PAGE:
On page one of Black Orchids, by Rex Stout, Archie Goodwin says,
"I do not deny that flowers are pretty, but a million flowers are not million times prettier than one flower. Oysters are good to eat, but who wants to eat a carload?"
Most economists I know would take the above quote as a great example of diminishing marginal utility: another flower or another oyster might add to my overall sense of satisfaction, but it won't add as much as the first few did. In fact, I'll probably use it as an example myself when teaching intro microeconomics this fall at The University of Regina.
But when I'm at the campus pub (The Owl), I'll be raising the following issue with colleagues:
I'll accept the basic notion of diminishing marginal utility, and I'll agree with Archie Goodwin up to a point. But at some point, adding more and more flowers becomes stupendous.
I certainly prefer looking at a massive field of flowers to looking at 100 or 101 flowers. I would agree that an additional flower in either case wouldn't add much to my overall sense of satisfaction. But somewhere along the line, having an (or some) additional flower(s) converts the bunch of flowers to a larger field, which greatly increases my overall satisfaction.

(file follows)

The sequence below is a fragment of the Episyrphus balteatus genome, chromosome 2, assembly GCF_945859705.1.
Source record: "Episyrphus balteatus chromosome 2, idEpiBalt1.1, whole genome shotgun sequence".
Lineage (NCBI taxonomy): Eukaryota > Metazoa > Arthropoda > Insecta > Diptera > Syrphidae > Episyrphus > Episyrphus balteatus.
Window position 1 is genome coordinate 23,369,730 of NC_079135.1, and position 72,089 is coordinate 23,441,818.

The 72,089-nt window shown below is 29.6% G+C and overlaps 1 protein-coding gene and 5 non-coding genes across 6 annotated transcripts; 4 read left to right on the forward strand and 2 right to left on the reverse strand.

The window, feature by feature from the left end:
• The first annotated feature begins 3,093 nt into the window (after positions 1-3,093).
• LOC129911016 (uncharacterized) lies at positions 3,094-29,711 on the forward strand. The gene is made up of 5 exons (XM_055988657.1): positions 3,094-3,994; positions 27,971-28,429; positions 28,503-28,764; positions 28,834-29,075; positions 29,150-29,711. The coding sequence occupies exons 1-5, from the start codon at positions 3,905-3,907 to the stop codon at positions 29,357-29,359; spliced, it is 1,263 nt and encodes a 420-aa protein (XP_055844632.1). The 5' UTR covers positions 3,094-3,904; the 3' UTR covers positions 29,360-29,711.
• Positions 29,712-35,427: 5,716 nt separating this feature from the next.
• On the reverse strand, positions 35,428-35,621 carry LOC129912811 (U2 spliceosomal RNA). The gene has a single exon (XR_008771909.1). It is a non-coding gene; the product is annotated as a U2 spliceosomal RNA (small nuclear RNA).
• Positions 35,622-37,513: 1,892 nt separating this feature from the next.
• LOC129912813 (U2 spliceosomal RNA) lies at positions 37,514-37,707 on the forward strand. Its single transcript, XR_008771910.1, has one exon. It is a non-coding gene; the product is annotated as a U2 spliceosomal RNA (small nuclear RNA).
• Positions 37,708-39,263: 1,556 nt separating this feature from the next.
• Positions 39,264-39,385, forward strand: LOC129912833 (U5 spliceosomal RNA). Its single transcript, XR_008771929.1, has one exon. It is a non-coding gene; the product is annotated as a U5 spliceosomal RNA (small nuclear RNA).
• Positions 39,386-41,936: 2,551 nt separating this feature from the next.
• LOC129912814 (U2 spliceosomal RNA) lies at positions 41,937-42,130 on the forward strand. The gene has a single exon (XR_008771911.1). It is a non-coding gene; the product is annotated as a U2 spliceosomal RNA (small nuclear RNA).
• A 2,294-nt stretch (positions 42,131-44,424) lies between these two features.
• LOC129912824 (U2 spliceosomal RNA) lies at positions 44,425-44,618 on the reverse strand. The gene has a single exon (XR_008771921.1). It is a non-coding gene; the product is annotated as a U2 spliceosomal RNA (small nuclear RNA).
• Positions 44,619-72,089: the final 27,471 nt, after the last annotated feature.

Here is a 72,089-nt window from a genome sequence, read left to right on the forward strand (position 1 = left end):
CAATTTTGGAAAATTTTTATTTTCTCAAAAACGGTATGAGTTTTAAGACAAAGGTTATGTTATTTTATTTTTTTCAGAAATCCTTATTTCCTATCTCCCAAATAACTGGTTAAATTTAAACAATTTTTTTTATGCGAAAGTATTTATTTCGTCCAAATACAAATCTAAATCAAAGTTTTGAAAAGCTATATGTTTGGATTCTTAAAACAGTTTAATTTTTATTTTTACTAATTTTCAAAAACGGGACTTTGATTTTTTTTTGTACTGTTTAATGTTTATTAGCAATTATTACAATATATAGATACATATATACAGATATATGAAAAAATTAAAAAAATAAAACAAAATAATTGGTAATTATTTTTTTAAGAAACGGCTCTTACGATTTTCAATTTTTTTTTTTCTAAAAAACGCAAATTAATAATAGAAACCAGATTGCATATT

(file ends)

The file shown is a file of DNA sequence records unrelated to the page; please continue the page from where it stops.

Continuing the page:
Does this mean that at some point, as additional flowers are added, I experience a massive increase in marginal utility? or, more likely, does adding more flowers convert the product from "flowers" to "fields of flowers"?
This last possibility is perhaps better seen when you consider collecting things, say quarters from each of the US states. If I have twenty of these, then finding the 21st would add some to my total satisfaction. But if I have 49 and find the 50th, then I would have the complete set, which would likely add greatly to my overall satisfaction.
To put it differently, I wouldn't pay anything at all to look at one flower, but I would likely, at times, be willing to pay something to look at a field of a million flowers, and in that sense, I might even take issue with Archie Goodwin.
So while we often teach diminishing marginal utility as a law, there are times when getting one more X converts the bunch of Xs into a set, thus increasing overall satisfaction considerably. But I'm not sure that necessarily violates the "law" of diminishing marginal utility.